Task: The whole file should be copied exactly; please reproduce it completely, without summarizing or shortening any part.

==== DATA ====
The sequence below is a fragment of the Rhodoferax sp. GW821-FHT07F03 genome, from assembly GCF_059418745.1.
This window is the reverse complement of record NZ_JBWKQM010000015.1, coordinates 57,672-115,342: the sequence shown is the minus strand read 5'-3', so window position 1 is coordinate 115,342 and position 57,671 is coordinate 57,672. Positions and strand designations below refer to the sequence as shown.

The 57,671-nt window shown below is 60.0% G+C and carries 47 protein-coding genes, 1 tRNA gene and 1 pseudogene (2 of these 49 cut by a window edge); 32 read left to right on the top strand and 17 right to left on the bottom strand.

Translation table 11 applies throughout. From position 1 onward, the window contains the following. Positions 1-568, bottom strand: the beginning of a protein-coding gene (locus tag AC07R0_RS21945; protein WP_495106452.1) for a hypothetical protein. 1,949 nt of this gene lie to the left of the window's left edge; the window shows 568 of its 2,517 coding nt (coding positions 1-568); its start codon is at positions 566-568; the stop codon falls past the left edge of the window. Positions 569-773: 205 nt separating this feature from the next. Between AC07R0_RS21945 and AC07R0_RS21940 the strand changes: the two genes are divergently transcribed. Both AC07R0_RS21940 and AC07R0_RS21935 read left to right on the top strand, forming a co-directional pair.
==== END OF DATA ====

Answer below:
The sequence below is a fragment of the Rhodoferax sp. GW821-FHT07F03 genome, from assembly GCF_059418745.1.
This window is the reverse complement of record NZ_JBWKQM010000015.1, coordinates 57,672-115,342: the sequence shown is the minus strand read 5'-3', so window position 1 is coordinate 115,342 and position 57,671 is coordinate 57,672. Positions and strand designations below refer to the sequence as shown.

The 57,671-nt window shown below is 60.0% G+C and carries 47 protein-coding genes, 1 tRNA gene and 1 pseudogene (2 of these 49 cut by a window edge); 32 read left to right on the top strand and 17 right to left on the bottom strand.

Translation table 11 applies throughout. From position 1 onward, the window contains the following. Positions 1-568, bottom strand: the beginning of a protein-coding gene (locus tag AC07R0_RS21945; protein WP_495106452.1) for a hypothetical protein. 1,949 nt of this gene lie to the left of the window's left edge; the window shows 568 of its 2,517 coding nt (coding positions 1-568); its start codon is at positions 566-568; the stop codon falls past the left edge of the window. Positions 569-773: 205 nt separating this feature from the next. Between AC07R0_RS21945 and AC07R0_RS21940 the strand changes: the two genes are divergently transcribed. Both AC07R0_RS21940 and AC07R0_RS21935 read left to right on the top strand, forming a co-directional pair.